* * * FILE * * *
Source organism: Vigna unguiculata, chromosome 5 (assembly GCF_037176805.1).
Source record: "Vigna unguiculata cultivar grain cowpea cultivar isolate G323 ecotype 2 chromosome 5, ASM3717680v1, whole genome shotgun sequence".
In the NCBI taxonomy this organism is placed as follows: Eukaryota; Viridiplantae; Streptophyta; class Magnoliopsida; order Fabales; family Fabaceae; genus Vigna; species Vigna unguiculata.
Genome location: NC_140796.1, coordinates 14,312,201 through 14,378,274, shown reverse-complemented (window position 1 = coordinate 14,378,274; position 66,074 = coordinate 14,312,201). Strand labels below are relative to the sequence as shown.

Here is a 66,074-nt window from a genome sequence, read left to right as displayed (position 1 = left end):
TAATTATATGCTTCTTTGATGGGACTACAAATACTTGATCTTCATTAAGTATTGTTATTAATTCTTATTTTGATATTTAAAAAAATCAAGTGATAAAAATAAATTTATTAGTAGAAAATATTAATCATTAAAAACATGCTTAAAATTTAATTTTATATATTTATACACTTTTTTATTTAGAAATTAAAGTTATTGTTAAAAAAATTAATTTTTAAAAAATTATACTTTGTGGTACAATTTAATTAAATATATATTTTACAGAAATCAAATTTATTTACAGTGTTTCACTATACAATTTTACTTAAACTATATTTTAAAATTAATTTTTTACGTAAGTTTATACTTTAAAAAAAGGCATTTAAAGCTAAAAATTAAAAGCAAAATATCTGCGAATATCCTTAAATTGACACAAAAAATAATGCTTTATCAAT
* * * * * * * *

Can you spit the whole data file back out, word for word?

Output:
Source organism: Vigna unguiculata, chromosome 5 (assembly GCF_037176805.1).
Source record: "Vigna unguiculata cultivar grain cowpea cultivar isolate G323 ecotype 2 chromosome 5, ASM3717680v1, whole genome shotgun sequence".
In the NCBI taxonomy this organism is placed as follows: Eukaryota; Viridiplantae; Streptophyta; class Magnoliopsida; order Fabales; family Fabaceae; genus Vigna; species Vigna unguiculata.
Genome location: NC_140796.1, coordinates 14,312,201 through 14,378,274, shown reverse-complemented (window position 1 = coordinate 14,378,274; position 66,074 = coordinate 14,312,201). Strand labels below are relative to the sequence as shown.

Here is a 66,074-nt window from a genome sequence, read left to right as displayed (position 1 = left end):
TAATTATATGCTTCTTTGATGGGACTACAAATACTTGATCTTCATTAAGTATTGTTATTAATTCTTATTTTGATATTTAAAAAAATCAAGTGATAAAAATAAATTTATTAGTAGAAAATATTAATCATTAAAAACATGCTTAAAATTTAATTTTATATATTTATACACTTTTTTATTTAGAAATTAAAGTTATTGTTAAAAAAATTAATTTTTAAAAAATTATACTTTGTGGTACAATTTAATTAAATATATATTTTACAGAAATCAAATTTATTTACAGTGTTTCACTATACAATTTTACTTAAACTATATTTTAAAATTAATTTTTTACGTAAGTTTATACTTTAAAAAAAGGCATTTAAAGCTAAAAATTAAAAGCAAAATATCTGCGAATATCCTTAAATTGACACAAAAAATAATGCTTTATCAAT